Monday, February 13, 2017
Posted by
Dan Doty

Boundary Waters Rite of Passage

When I was a kid we lived in the flat, sparsely treed farmland of northeastern North Dakota.  Except for in the river bottom, the trees that were around had been put there by man.  The lakes where we fished for perch were put there by men, and the mighty Red River of the North was dammed almost everywhere you looked.  From as early as I can remember, I hungered to get outside, and my fondest memories were “hikes” my mom would take me on.  The one I remember most involved walking two shelterbelts down to the bank of the Red River, and following it back to the car.  I absolutely loved it, but that was the wildest stuff we had going.

I have had two unending passions in my life, one I’m comfortable sharing and one I’m slightly embarrassed by, more for my wife’s sake than mine.  These two obsessions have been wilderness and women.  When I was 12 my cousin invited me along on his church group summer wilderness trip, a week-long excursion in the Boundary Waters. I fell wildly in love with the woods, the water, the rocks and the saturated wild air of that incredible place, and I also fell head over heels in love with my first crush.  Her name was May, the adopted daughter of the seemingly ancient pastor who led our trip.  

My cousin Eric and I were closest in age with each other out of a gaggle of 25-or-so cousins.  We grew up very close, and most of what we did together involved fishing poles or .22’s—along with my brother, he was my first hunting buddy.  We both lived in different little towns in North Dakota, so our wilderness haunts were actually just small lots of trees and muddy rivers cutting through the prairie.  So at the age of 12 and my first Boundary Waters trip, I didn’t really have much of an idea of what wilderness really was.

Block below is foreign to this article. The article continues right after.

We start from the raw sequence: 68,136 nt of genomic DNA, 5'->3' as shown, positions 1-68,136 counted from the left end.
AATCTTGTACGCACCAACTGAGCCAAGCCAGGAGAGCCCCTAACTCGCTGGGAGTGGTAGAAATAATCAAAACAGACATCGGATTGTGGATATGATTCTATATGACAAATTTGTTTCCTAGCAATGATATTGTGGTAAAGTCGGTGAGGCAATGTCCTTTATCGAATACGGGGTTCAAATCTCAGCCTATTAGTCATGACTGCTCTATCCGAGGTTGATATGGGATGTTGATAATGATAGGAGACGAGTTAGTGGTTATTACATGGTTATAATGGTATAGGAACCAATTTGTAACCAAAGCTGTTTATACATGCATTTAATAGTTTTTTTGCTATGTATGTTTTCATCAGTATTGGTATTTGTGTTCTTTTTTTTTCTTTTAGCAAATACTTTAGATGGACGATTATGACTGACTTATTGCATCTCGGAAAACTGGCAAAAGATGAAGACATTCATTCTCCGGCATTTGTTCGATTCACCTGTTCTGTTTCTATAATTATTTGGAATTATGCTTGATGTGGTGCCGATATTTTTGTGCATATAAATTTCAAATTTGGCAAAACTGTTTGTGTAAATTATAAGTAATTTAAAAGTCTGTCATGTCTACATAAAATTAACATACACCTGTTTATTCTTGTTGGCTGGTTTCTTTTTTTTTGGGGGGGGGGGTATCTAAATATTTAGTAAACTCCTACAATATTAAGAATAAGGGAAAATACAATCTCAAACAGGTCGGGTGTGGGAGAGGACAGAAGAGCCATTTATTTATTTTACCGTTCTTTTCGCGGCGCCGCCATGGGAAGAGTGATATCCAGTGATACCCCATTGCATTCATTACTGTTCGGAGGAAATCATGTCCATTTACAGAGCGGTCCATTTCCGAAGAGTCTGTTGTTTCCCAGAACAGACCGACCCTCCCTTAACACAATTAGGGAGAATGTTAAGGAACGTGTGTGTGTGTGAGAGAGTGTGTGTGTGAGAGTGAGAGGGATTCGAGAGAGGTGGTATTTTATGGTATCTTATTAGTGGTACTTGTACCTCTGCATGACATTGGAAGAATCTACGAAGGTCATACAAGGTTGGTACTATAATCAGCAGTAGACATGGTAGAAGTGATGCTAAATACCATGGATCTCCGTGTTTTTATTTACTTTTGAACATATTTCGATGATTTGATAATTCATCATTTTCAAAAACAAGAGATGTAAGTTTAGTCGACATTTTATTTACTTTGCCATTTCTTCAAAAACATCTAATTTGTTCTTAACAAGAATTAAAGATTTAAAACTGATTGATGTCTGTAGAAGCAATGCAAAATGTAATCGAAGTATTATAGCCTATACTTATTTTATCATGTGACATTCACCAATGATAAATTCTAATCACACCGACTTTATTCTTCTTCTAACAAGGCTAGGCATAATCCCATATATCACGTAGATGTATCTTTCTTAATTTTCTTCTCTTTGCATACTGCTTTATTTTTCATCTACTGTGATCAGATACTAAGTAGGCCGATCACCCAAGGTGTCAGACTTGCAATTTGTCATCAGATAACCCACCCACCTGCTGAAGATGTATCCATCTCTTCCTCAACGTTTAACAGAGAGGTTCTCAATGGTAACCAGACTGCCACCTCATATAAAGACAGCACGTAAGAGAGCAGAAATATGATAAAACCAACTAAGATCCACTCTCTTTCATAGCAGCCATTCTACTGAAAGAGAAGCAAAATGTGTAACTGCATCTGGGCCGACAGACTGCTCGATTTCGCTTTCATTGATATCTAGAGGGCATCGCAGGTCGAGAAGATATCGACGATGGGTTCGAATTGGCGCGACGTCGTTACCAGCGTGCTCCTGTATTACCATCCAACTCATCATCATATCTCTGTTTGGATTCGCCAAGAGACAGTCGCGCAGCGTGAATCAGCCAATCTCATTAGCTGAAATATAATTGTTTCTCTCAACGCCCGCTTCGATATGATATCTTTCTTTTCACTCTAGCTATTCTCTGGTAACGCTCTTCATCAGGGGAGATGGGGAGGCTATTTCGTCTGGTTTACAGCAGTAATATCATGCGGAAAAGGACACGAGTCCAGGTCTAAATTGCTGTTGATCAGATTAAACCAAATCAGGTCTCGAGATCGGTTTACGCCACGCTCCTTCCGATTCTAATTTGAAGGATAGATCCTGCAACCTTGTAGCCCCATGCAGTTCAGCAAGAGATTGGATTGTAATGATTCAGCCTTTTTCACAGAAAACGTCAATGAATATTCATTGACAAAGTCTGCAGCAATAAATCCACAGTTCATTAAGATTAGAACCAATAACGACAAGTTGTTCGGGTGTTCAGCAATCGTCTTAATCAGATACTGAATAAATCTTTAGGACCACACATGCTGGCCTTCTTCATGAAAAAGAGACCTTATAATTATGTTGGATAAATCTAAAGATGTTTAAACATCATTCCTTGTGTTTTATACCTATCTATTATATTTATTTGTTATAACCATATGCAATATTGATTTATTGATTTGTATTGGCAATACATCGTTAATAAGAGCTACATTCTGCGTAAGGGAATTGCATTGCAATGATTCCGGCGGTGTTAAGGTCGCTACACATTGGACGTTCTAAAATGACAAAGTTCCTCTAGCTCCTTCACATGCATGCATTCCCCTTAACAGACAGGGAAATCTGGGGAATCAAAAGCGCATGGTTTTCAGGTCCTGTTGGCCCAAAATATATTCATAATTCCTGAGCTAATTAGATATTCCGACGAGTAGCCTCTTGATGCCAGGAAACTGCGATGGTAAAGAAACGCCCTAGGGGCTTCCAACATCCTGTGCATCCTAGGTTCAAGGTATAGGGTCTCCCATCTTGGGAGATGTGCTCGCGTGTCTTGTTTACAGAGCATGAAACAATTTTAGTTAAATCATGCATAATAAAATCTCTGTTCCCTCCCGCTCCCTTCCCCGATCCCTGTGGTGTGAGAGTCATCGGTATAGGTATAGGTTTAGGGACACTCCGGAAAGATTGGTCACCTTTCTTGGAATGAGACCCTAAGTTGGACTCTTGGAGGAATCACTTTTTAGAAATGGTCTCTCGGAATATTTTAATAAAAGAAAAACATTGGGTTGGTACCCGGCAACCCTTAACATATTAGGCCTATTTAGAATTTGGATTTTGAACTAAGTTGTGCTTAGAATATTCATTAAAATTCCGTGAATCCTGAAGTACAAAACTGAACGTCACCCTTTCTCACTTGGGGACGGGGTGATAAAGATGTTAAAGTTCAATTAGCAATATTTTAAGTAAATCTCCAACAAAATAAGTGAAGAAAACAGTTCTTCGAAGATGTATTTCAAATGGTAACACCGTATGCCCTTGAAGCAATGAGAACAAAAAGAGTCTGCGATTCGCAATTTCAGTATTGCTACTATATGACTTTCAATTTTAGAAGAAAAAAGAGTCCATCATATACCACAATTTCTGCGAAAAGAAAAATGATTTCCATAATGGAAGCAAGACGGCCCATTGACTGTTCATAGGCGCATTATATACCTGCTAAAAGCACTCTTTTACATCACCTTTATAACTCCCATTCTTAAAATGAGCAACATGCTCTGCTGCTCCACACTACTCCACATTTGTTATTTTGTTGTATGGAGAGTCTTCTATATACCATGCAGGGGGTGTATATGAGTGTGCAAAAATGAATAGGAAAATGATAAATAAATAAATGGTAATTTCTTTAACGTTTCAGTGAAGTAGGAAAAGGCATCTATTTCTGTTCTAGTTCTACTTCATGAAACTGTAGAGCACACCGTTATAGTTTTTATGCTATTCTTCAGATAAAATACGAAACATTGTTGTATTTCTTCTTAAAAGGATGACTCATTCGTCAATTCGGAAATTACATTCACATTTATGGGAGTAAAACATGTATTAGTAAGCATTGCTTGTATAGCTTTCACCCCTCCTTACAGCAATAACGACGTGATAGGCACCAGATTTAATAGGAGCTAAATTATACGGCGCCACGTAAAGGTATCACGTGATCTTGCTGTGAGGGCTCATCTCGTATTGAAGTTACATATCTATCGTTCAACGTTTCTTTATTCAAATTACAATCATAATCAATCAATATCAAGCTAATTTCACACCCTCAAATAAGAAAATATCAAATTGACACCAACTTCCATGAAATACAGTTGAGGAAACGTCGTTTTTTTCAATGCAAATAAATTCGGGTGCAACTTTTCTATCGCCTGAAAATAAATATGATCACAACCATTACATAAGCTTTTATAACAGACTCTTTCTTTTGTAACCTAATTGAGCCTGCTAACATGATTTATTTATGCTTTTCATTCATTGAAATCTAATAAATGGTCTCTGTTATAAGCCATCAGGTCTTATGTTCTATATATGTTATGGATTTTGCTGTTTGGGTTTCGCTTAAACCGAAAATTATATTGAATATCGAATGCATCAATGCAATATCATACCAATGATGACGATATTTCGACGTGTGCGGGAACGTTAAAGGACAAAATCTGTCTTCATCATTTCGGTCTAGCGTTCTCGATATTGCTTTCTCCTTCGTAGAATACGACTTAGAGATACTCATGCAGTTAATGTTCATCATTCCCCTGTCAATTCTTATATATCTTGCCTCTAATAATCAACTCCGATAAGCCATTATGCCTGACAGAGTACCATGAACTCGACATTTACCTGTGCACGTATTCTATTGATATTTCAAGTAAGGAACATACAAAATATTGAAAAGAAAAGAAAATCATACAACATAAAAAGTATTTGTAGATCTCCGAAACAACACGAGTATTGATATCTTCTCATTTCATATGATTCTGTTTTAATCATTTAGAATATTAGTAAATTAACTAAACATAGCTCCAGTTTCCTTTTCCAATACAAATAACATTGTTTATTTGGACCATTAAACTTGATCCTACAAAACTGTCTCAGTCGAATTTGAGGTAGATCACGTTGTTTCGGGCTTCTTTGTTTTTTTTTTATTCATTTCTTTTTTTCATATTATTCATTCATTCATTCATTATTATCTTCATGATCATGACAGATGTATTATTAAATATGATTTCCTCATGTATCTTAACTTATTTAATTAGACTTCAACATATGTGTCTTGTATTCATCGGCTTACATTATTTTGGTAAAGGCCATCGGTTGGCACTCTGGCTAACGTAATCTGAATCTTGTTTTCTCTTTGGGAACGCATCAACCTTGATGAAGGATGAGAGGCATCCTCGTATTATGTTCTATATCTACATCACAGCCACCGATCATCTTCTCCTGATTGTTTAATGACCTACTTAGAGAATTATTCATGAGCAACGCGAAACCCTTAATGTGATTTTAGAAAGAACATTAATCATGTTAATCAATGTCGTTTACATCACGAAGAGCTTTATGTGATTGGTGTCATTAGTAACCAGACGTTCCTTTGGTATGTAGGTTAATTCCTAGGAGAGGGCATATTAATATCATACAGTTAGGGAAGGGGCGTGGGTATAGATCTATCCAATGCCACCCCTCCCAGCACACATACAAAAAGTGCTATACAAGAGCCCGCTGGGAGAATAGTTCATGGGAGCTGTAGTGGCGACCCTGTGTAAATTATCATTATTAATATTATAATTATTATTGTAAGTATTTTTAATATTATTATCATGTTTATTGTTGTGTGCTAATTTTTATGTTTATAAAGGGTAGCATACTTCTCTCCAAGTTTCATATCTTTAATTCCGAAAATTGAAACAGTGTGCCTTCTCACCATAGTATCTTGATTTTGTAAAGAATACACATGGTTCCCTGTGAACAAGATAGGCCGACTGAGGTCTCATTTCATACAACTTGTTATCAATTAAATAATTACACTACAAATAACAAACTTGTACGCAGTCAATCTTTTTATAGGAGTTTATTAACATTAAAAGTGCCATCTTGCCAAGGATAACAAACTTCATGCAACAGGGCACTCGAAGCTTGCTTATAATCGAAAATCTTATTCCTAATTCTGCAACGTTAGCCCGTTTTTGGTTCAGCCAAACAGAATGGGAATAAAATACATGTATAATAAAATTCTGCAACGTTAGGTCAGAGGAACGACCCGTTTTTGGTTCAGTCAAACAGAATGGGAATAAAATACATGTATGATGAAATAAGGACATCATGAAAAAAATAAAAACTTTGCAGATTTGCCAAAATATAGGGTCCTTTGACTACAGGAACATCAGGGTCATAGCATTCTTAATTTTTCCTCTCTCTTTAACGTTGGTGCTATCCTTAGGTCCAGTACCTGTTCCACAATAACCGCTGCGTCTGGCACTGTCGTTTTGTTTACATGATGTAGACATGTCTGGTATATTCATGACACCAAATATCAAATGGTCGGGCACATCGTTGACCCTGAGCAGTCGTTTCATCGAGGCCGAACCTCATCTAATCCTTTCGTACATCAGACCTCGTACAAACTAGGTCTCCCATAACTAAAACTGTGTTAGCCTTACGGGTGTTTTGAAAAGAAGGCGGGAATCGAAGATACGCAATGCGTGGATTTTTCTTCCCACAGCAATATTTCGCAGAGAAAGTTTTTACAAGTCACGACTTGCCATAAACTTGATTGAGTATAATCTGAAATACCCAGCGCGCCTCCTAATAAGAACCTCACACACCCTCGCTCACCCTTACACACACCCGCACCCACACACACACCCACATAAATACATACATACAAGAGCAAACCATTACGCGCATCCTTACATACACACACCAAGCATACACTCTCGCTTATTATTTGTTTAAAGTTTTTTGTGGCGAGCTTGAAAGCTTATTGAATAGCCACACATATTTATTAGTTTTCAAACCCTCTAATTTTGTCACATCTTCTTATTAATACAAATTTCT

My memories from that trip are still accessible.  On our long car ride there we camped out for a night in a big empty church in central Minnesota, and one of the older kids crashed into a ceramic drinking fountain and busted it clean off.  That’s all I remember of the trip there, but I do remember putting our canoe in.  Eric and I shared a boat, just the two of us, with our packs tucked on the floor between us.  We had both paddled before but probably only with adults, and it took us a while to be able to track a straight line.  I remember the brief, overwhelming feeling of working hard for 10 or 15 minutes and not seeing the other end of the first lake come any closer.  

I’m not sure exactly where we put in that trip, but I believe it was from the Ely side of things, and it may have been somewhere along the Kawishiwi River chain.  I don’t remember how far we went, and I don’t remember the total number of days we put in.  Here’s what I do remember:  I remember seeing the old pastor’s naked ass as he skinny dipped right in front of boy’s camp.  Don’t read this wrong, he was a good dude as far as I can tell, but he liked to be naked.  I remember feeling strong and superior when the two oldest boys on the trip complained nonstop for days.  One of them was overweight and looked like a rat terrier, and he wouldn’t shut up, ever.  I remember the loons and the stars at night and I remember the deep smells of water and rainclouds and campfires.  I remember my first taste of true outdoor living, real wilderness, where there were no cars or noises or anything else. It was complete, utter, overwhelming pure bliss.  And I remember May.